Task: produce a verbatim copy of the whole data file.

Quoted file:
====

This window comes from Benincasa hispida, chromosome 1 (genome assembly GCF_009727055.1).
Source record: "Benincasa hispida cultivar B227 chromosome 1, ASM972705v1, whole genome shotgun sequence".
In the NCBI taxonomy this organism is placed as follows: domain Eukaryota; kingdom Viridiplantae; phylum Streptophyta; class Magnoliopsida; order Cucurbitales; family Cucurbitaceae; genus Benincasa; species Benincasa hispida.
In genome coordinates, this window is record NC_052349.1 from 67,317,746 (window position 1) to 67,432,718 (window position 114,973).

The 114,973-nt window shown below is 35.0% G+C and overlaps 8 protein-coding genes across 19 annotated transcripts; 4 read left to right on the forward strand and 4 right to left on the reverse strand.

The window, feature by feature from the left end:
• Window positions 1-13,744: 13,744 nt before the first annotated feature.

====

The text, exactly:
This window comes from Benincasa hispida, chromosome 1 (genome assembly GCF_009727055.1).
Source record: "Benincasa hispida cultivar B227 chromosome 1, ASM972705v1, whole genome shotgun sequence".
In the NCBI taxonomy this organism is placed as follows: domain Eukaryota; kingdom Viridiplantae; phylum Streptophyta; class Magnoliopsida; order Cucurbitales; family Cucurbitaceae; genus Benincasa; species Benincasa hispida.
In genome coordinates, this window is record NC_052349.1 from 67,317,746 (window position 1) to 67,432,718 (window position 114,973).

The 114,973-nt window shown below is 35.0% G+C and overlaps 8 protein-coding genes across 19 annotated transcripts; 4 read left to right on the forward strand and 4 right to left on the reverse strand.

The window, feature by feature from the left end:
• Window positions 1-13,744: 13,744 nt before the first annotated feature.